Use & Handling of Toothbrushes

The Centers for Disease Control and Prevention is unaware of any adverse health effects directly related to toothbrush use, although people with bleeding disorders or who are severely immunosuppressed may suffer trauma from tooth brushing and may need to seek alternate means of oral hygiene.

The mouth is home to millions of germs. In removing plaque and other soft debris from the teeth, toothbrushes become contaminated with bacteria, blood, saliva, oral debris, and toothpaste. Because of this contamination, a common recommendation is to rinse one’s toothbrush thoroughly with tap water following brushing. Limited research has suggested that even after being rinsed visibly clean, toothbrushes can remain contaminated with potentially pathogenic organisms. Various means of cleaning, disinfecting, or sterilizing toothbrushes between uses have been developed, but no published research documents that brushing with a contaminated toothbrush has led to recontamination of a user’s mouth, oral infections, or other adverse health effects.

Recommended toothbrush care:

  • Do not share toothbrushes. Toothbrushes can have germs on them even after rinsing that could raise the risk of infection, especially for people with immune suppression.
  • After brushing, rinse your toothbrush with tap water until it is completely clean, let it air-dry, and store it in an upright position. If more than one brush is stored in the same holder, do not let them touch each other.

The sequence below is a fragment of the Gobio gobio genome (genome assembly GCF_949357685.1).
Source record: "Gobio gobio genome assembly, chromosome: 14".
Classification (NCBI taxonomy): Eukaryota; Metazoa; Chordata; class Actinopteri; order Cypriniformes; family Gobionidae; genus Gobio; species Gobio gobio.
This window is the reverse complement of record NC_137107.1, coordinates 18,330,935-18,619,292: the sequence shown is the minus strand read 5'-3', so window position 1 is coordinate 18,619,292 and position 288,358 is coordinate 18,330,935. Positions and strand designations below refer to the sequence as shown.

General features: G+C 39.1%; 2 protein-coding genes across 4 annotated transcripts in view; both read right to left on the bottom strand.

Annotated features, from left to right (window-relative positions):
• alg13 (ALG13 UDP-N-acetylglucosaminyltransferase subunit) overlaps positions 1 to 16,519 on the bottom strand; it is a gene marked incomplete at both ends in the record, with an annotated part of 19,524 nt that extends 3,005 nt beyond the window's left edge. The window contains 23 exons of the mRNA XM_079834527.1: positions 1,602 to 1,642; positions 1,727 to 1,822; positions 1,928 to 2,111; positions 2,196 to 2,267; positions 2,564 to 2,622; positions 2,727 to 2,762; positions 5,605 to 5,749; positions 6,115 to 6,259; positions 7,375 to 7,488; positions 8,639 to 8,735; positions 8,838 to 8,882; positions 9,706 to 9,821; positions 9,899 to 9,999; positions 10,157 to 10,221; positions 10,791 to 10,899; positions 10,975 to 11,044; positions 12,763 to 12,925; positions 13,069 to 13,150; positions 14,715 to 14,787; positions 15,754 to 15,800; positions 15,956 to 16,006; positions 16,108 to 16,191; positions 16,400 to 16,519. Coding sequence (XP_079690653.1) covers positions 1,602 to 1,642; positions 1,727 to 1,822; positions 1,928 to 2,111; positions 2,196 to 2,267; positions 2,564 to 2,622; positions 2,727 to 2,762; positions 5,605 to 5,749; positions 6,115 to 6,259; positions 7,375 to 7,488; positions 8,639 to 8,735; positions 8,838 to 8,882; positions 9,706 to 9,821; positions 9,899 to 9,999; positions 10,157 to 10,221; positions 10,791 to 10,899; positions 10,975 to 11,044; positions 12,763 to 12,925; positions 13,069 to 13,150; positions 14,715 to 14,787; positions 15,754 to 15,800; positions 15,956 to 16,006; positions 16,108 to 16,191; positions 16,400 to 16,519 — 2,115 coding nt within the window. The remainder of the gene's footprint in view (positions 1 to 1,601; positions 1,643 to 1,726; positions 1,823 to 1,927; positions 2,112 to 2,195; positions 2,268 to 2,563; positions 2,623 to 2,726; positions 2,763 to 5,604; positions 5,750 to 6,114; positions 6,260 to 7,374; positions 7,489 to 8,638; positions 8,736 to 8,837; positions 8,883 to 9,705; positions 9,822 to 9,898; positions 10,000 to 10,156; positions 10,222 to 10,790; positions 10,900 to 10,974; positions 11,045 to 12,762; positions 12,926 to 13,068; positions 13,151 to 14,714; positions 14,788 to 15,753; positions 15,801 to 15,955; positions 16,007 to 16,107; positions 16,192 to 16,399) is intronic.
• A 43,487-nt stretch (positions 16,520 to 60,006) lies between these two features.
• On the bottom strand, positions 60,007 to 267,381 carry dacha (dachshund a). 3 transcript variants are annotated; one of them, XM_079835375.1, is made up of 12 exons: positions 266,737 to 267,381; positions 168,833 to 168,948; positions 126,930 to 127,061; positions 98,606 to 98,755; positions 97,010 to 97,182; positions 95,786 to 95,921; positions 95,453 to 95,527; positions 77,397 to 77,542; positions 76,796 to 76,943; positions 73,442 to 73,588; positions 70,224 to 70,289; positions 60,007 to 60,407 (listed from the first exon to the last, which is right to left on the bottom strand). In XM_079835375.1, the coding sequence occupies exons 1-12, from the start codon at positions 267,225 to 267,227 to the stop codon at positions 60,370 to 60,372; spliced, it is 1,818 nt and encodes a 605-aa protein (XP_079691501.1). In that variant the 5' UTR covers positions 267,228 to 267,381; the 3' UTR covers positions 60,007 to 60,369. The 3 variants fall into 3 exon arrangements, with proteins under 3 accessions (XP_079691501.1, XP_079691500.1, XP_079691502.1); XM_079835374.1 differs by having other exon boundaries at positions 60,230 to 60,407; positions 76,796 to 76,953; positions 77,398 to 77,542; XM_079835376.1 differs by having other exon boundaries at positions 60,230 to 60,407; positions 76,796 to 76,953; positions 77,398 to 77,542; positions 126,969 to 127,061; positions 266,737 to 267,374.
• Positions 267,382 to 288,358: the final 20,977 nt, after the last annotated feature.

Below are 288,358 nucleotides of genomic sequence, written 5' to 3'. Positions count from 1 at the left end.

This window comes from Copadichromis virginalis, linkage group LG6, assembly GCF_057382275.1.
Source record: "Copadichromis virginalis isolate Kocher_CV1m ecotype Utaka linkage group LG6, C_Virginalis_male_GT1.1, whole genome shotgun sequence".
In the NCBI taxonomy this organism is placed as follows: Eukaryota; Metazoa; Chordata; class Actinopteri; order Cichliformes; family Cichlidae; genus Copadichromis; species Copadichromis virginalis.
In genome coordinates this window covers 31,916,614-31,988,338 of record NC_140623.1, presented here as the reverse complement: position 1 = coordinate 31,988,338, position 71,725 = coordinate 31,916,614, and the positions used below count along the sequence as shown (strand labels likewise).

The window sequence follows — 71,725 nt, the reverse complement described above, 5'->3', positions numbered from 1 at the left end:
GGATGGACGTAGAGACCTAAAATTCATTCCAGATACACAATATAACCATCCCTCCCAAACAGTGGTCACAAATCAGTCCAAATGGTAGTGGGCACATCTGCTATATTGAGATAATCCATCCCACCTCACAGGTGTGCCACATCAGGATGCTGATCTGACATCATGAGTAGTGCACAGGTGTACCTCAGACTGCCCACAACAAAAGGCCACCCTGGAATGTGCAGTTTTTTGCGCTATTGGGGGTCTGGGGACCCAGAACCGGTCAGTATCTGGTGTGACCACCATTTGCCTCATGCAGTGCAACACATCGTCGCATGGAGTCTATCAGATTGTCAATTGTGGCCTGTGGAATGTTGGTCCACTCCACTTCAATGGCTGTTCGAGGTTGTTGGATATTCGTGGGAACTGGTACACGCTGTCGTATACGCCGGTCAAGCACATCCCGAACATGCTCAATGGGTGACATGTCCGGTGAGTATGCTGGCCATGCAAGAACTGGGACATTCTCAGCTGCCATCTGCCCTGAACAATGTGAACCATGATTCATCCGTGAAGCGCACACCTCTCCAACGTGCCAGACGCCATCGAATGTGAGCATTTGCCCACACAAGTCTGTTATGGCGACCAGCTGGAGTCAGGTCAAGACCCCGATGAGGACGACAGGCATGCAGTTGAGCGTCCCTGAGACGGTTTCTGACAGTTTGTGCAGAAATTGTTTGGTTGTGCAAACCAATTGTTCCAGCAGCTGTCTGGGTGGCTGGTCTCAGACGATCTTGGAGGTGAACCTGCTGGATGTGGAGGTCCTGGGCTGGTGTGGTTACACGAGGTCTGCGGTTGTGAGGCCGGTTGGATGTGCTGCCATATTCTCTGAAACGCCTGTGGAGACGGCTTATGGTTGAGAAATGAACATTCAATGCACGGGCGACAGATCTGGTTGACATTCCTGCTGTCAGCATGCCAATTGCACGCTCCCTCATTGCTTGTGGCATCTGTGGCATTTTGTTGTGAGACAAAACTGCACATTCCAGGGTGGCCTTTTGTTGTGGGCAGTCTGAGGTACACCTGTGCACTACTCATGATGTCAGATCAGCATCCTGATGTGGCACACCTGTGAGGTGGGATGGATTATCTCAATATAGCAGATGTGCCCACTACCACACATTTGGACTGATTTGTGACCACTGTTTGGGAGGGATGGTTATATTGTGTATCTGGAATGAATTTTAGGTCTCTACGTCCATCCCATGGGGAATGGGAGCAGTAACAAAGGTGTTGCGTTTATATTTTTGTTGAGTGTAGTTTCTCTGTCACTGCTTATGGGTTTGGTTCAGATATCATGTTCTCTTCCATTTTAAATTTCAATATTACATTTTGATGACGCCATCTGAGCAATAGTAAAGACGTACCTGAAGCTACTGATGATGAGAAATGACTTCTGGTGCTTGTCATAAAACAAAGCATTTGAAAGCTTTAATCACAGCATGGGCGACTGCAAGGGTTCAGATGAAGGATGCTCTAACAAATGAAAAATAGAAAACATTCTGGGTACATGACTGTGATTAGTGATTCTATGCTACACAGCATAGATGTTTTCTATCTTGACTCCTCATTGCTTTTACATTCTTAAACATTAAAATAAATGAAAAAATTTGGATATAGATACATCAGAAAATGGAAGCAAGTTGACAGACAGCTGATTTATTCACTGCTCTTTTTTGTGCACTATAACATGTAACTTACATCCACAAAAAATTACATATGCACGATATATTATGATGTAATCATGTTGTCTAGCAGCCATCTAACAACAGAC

• You do not need to soak toothbrushes in disinfecting solutions or mouthwash, which may actually spread germs under the right conditions.
  • You do not need to use dishwashers, microwaves, or ultraviolet devices to disinfect toothbrushes. These methods may damage the toothbrush.
  • Avoid covering toothbrushes or storing them in closed containers, which can cause the growth of bacteria.
  • Replace your toothbrush every 3 to 4 months, or sooner if the bristles look worn out. This is because a worn-out toothbrush may not work as well, not because it might carry more germs.

Tooth brushing in group settings should always be supervised to ensure that toothbrushes are not shared and that they are handled properly. The likelihood of toothbrush cross-contamination in these environments is very high, either through children playing with them or toothbrushes being stored improperly. In addition, a small chance exists that toothbrushes could become contaminated with blood during brushing. Although the risk for disease transmission through toothbrushes is minimal in group settings, it is a potential cause for concern. Therefore, officials in charge of tooth brushing programs in these settings should evaluate their programs carefully.

Recommended measures for hygienic tooth brushing in schools:

  • Ensure that each child has his or her own toothbrush, clearly labeled. Do not allow children to share or borrow toothbrushes.
  • To prevent cross-contamination of the toothpaste tube, ensure that a pea-sized amount of toothpaste is dispensed onto a piece of wax paper before dispensing any onto the toothbrush.
  • After the children finish brushing, ensure that they rinse their toothbrushes thoroughly with tap water, allow them to air-dry, and store them in an upright position so they cannot contact those of other children.
  • Provide children with paper cups to use for rinsing after they finish brushing. Do not allow them to share cups, and ensure that they dispose of the cups properly after a single use.


American Dental Association. Toothbrush Care: Cleaning, Storing and Replacement. icon. November 2011. Accessed March 18, 2016.